Austrian Chancellor: Putin undeterred by sanctions
Austrian Chancellor Karl Nehammer has said that the Russian President is intending to "resolve" the conflict in Donbass and is determined to defend Russia's security interests.
After he met with the Russian President on Monday, Austrian Chancellor Karl Nehammer is persuaded that sanctions aren't reducing the Kremlin's commitment to resolving the Donbass conflict before stopping Ukraine's military effort.
He described his meeting with Putin as "direct, open, and hard," adding that it was not a visit of friendship.
TASS cited Nehammer telling reporters that Putin "confirmed that the sanctions are tough for Russia but the situation in Donbass, as he said, must be, so to say, resolved, despite the sanctions – even if they are quite tangible."
The Austrian leader warned Putin that sanctions would not be lifted so long as "people keep dying in Ukraine."
He added that he had “no optimistic impression" following his meeting with the President.
The meeting with Nehammer is the first for Putin with an EU leader since the war began in February.
The Austrian chancellor alleged that Russia is concocting a "massive scale" offensive operation in eastern Ukraine. He also disclosed he would be communicating with other European partners about the next steps.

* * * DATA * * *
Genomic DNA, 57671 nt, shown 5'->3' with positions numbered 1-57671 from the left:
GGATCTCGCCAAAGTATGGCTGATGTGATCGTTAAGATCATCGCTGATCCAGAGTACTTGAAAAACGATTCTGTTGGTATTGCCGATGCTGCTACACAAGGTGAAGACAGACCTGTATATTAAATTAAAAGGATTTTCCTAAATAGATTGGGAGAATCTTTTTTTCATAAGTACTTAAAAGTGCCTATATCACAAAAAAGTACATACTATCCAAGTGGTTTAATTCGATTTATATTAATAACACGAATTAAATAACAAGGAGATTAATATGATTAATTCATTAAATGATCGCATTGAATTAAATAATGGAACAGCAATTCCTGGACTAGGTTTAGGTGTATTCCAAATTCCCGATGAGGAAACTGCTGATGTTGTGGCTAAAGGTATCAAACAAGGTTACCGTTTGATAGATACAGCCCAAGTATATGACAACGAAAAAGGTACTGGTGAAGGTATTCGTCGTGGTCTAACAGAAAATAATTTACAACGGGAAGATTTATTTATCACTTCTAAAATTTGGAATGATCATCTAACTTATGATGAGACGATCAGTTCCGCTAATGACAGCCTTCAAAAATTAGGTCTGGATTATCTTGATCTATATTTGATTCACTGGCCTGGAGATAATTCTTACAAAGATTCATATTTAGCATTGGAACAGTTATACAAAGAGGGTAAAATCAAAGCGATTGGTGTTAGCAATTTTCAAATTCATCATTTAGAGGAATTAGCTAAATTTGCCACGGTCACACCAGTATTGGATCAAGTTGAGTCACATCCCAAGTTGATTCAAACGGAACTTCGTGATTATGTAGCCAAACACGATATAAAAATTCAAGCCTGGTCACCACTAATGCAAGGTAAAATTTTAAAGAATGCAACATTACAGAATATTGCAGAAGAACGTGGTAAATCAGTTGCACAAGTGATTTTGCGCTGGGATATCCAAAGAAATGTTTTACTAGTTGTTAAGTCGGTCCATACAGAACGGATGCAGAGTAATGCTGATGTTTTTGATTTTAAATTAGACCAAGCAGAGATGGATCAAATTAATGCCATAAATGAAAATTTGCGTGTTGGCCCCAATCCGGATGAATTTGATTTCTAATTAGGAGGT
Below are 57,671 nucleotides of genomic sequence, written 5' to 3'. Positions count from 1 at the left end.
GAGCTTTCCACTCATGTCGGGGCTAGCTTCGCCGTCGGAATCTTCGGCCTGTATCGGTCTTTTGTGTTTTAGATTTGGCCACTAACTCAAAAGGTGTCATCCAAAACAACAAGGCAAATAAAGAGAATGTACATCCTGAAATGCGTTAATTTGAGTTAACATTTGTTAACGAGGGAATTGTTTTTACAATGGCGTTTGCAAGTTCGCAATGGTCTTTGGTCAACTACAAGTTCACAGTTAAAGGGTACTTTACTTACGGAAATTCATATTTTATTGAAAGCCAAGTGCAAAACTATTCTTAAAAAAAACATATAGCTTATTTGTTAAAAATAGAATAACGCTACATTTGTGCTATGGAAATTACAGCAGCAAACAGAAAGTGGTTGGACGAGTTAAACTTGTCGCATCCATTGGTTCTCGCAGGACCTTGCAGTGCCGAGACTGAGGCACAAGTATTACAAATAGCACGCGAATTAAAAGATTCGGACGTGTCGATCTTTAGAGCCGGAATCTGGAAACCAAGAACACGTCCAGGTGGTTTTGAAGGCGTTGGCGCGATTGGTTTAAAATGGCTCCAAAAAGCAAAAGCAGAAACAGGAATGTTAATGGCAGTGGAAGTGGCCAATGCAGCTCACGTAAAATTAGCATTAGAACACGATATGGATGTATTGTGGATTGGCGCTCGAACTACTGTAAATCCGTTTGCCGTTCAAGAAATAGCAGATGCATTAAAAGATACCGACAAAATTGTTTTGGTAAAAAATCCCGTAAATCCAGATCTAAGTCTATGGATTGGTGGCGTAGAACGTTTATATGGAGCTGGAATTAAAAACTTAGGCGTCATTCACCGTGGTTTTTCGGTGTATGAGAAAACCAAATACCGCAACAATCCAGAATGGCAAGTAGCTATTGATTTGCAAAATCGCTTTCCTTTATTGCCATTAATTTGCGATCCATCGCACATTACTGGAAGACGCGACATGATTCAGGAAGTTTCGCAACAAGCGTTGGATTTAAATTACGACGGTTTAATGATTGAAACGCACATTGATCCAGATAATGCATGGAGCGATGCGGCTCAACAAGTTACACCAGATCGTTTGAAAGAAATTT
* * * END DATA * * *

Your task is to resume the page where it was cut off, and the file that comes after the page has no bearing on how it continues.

Nehammer in Ukraine
Nehammer visited Ukraine on Saturday and met with President Volodymyr Zelensky, Ukrainian Prime Minister Denys Shmyhal, and the mayor of Kiev Vitali Klitschko. He also visited the town of Bucha, where Ukraine claims Russia committed a war crime against civilians, while Russia provided facts that showed its forces had left the town days earlier.
The Austrian chancellor pledged that the EU would continue to increase sanctions against Russia "until the war stops."
On Friday, European Commission President Ursula von der Leyen promised Ukrainian President Volodymyr Zelensky that Ukraine's accession to the European Union would be expedited.
Giving the Ukrainian President a questionnaire that forms a starting point for the membership decision, von der Leyen said, "It will not, as usual, be a matter of years to form this opinion but I think a matter of weeks." Zelensky has stated he would provide the response within a week.